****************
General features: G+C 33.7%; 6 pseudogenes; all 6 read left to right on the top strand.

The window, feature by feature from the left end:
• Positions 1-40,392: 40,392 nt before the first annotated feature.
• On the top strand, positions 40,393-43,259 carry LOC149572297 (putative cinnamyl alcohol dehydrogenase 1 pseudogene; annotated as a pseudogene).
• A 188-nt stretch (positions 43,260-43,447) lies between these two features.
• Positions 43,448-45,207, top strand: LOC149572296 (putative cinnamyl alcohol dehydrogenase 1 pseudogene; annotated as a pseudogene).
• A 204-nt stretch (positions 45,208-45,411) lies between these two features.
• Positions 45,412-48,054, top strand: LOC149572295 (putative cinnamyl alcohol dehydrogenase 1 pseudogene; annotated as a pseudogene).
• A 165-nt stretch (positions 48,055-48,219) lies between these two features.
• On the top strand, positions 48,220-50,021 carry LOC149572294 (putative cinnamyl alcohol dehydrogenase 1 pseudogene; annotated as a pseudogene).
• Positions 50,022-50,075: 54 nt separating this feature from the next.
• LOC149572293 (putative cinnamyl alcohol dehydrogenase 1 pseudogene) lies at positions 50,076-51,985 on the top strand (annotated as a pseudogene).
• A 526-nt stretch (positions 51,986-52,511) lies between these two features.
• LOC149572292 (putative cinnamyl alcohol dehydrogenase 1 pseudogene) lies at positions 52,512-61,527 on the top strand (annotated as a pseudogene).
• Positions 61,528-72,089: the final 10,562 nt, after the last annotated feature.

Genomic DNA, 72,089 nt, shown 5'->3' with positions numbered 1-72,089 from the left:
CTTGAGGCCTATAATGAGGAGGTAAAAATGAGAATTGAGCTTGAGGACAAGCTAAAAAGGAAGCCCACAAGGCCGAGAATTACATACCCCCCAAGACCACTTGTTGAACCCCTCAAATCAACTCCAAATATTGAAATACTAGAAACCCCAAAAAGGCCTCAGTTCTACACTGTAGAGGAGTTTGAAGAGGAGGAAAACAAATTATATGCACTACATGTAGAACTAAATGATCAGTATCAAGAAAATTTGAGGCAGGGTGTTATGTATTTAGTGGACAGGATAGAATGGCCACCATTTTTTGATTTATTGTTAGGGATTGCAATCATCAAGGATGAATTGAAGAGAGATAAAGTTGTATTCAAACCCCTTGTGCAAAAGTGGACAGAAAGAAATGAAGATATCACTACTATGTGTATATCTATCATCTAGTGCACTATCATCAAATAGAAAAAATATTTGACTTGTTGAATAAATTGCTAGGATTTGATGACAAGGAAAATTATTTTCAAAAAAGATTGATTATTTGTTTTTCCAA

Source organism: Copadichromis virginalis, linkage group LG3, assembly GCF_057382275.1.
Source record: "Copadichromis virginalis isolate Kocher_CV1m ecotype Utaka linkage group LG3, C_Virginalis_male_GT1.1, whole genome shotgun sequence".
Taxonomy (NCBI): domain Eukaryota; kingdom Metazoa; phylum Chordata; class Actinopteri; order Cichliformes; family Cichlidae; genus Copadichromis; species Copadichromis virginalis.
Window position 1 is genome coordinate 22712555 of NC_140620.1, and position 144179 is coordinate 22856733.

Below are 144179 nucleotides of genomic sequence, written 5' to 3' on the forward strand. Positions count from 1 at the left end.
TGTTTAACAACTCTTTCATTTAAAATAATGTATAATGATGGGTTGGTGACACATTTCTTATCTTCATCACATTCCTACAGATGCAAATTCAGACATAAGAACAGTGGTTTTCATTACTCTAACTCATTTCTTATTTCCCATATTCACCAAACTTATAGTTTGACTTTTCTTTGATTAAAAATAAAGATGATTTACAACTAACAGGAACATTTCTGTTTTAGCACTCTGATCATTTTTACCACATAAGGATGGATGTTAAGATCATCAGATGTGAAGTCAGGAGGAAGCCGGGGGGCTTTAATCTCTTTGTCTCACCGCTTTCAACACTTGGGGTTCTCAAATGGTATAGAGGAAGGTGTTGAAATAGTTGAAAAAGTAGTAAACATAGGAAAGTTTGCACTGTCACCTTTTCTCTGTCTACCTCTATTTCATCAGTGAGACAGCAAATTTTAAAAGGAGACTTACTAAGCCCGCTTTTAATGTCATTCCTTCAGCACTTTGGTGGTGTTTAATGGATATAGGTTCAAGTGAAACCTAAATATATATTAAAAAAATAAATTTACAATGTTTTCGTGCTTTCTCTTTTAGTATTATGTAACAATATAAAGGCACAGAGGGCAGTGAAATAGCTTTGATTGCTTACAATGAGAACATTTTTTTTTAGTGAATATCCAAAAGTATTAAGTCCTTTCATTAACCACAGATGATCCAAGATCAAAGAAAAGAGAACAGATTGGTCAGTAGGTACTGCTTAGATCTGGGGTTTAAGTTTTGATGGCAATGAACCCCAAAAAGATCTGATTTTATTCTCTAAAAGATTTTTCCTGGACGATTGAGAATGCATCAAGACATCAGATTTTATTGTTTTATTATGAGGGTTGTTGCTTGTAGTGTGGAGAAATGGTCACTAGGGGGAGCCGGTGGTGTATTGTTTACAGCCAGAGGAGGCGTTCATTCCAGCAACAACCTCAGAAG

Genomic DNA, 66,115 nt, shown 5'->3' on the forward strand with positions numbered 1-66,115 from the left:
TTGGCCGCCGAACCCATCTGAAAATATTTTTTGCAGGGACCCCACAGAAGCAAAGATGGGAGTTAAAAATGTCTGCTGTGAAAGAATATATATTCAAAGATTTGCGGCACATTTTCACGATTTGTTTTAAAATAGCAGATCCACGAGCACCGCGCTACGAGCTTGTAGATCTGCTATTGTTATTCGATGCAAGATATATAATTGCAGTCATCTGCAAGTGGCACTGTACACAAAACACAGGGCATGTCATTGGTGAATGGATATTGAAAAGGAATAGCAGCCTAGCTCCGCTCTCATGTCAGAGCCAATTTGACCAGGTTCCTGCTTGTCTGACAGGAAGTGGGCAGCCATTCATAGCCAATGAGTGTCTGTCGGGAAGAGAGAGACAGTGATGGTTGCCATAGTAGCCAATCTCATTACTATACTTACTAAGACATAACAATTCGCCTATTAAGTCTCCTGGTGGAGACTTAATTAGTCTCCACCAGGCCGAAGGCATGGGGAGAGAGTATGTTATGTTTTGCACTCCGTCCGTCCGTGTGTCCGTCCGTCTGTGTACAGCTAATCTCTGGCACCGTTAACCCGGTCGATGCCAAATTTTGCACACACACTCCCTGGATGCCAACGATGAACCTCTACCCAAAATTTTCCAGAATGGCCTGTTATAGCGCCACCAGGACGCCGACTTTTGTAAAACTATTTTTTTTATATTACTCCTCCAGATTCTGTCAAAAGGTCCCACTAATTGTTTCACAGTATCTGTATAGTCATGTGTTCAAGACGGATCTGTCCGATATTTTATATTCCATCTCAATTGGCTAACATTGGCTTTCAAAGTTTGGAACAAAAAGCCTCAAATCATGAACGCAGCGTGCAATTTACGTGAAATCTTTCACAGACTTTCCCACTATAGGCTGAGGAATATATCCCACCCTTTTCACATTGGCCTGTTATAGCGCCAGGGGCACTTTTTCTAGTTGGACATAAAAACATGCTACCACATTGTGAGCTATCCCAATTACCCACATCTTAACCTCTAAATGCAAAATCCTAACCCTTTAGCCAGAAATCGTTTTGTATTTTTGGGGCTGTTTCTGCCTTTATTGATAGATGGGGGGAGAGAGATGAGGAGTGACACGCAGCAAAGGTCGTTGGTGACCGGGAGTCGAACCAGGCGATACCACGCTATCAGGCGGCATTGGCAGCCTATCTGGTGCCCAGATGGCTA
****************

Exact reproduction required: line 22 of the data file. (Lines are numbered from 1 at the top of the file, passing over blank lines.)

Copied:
Below are 144179 nucleotides of genomic sequence, written 5' to 3' on the forward strand. Positions count from 1 at the left end.